Archive - July 2016

1
Memory controller work continues….workaround 4MB SRAM add-on

Memory controller work continues….workaround 4MB SRAM add-on

SRAM_parts

SO here’s a couple hundred dollars of SRAM parts ordered to add on to the FPGA. It goes like this: the memory controller isn’t fully integrated yet into the J68 soft-core, so I’ve decided to whack on 4 megabytes of 10-12ns SRAM. SRAM is expensive! About $24 for good quality ISSI ram.

What you see in the center of the image above are three (80) pin card edge MEC6-140 connectors that are designed to mate with the FPGA board. I needed something to mount the SRAM chip (48-pin TSOP I) on and something to mount these 80-pin connectors on. It turns out my closest match are these Schmartboard PCBs, which I’ve wanted to check out for the longest time.

It turns out that I really don’t care for these Schmartboards, partially because I don’t have the right 0.4mm tip required for the pitches, but there’s other reasons. These likely deserve their own review which I will do in a separate post.

It turns out that when you are creating memory boards, you’ve got to deal with a lot of pins. How many? 16 data bits wide, 21 bits of address, plus 5 control pins, oh yeah (2) power and (2) ground as well. So that’s a solid 46 pins you’re using. The 80-pin connector has about (60) usable data pins, so at least the FPGA can support this application.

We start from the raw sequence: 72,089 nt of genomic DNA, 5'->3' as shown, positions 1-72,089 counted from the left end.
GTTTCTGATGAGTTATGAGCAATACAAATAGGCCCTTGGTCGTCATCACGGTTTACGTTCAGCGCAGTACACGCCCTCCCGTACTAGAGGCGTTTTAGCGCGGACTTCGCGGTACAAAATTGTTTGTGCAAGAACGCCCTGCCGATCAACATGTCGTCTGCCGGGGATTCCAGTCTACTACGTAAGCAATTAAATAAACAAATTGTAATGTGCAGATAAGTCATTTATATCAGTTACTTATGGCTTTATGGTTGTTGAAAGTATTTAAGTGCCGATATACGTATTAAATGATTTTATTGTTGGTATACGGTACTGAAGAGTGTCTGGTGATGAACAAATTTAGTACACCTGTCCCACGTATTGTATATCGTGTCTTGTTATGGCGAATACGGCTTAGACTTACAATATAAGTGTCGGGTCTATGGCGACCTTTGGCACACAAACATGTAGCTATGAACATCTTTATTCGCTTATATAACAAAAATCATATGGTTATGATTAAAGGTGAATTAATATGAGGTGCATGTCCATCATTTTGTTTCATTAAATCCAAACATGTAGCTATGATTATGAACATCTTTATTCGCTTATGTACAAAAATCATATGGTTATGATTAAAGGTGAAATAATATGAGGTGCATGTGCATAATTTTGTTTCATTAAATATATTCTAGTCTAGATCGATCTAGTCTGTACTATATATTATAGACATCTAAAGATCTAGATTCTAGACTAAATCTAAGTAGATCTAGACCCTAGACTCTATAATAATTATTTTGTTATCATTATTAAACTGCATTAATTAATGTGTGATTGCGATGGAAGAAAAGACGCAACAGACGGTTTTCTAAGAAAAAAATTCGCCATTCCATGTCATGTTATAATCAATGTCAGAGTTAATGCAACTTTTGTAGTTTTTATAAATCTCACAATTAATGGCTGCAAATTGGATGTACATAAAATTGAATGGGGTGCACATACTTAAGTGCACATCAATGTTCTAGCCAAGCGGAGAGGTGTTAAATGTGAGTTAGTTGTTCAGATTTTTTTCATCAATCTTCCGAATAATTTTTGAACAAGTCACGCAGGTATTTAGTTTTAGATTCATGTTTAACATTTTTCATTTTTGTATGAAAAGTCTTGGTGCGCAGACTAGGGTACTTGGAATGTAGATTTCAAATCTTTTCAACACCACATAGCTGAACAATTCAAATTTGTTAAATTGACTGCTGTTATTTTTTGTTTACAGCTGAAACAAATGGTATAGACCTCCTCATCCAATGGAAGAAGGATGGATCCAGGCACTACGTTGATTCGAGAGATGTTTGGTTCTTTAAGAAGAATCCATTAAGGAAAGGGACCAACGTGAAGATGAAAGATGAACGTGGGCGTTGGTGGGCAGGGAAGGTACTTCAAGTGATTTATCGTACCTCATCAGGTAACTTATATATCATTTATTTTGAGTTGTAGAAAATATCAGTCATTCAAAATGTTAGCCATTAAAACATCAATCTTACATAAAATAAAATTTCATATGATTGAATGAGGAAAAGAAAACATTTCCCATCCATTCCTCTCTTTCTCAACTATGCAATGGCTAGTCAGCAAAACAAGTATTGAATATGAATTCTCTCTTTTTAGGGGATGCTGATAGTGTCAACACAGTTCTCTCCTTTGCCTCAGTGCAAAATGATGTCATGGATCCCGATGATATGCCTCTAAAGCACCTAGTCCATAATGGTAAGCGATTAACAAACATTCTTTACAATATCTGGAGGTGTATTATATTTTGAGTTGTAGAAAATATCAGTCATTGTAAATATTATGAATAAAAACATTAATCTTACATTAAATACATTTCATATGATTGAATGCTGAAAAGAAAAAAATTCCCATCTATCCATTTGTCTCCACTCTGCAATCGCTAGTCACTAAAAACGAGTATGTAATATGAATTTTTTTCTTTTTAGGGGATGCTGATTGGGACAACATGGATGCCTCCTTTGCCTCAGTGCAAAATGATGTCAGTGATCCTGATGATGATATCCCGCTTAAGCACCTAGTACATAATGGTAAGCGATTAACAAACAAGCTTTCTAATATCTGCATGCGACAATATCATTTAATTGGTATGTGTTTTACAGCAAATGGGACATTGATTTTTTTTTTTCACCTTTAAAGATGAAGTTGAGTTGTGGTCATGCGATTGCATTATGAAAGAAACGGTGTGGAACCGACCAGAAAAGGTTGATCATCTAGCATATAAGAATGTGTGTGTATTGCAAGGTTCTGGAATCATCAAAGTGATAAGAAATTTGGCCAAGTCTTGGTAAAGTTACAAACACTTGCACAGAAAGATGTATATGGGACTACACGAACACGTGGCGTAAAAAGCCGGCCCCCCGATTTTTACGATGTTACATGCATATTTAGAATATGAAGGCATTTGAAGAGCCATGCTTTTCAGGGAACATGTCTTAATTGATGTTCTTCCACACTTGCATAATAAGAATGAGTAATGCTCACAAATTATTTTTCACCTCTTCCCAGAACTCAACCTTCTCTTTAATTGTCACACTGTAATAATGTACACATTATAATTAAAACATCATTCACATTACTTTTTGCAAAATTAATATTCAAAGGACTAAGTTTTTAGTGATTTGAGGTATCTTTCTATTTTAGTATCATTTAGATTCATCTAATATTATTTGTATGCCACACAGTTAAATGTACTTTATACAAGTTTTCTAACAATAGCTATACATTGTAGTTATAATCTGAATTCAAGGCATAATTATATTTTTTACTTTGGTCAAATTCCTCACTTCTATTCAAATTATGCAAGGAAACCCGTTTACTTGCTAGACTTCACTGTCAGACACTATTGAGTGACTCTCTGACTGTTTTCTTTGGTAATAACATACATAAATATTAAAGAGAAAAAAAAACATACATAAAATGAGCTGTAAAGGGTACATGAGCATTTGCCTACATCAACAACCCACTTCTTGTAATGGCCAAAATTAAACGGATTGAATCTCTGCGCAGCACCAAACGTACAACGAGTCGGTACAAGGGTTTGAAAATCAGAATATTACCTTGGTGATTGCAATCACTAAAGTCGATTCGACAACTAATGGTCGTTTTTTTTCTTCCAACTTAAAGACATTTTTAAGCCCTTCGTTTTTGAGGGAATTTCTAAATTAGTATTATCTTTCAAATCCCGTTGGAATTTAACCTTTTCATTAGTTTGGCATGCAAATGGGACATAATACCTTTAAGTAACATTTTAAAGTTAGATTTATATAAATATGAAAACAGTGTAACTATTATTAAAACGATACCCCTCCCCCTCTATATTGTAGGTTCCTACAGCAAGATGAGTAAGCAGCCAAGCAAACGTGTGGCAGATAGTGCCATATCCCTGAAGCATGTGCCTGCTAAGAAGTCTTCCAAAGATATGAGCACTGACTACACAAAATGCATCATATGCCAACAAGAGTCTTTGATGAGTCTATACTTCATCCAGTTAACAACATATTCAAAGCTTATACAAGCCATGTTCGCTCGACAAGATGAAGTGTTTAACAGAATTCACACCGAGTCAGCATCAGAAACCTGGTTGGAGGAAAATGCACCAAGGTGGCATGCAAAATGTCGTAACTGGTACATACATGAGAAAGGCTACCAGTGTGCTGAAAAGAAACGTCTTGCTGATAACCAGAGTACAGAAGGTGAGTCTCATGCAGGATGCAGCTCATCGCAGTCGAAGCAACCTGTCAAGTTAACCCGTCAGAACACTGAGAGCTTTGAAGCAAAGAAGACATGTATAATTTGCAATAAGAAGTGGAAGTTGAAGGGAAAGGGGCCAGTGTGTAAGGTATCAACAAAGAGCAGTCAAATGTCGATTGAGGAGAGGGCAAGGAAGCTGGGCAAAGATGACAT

I do love the fact that the memory I’m using are 10-12ns chips. Really fast access times. Here’s a link to the digi-key part.

Here’s what $75 in memory chips looks like:

just_32mbit_sram

 

Of course you’ve got to create a pinout and hope you get everything right.

Below you’ll see a half-finished board with the 80-pin connector on the right, and the SRAM soldered to the board underneath the wires.

half_wired_boards

I’ve just recently completed the entire board, more photos to come on this.

While a couple initial writes and reads functioned, some reads or writes are failing. I need to write a small state machine that loops through all addresses, and then reads them back to check for errors.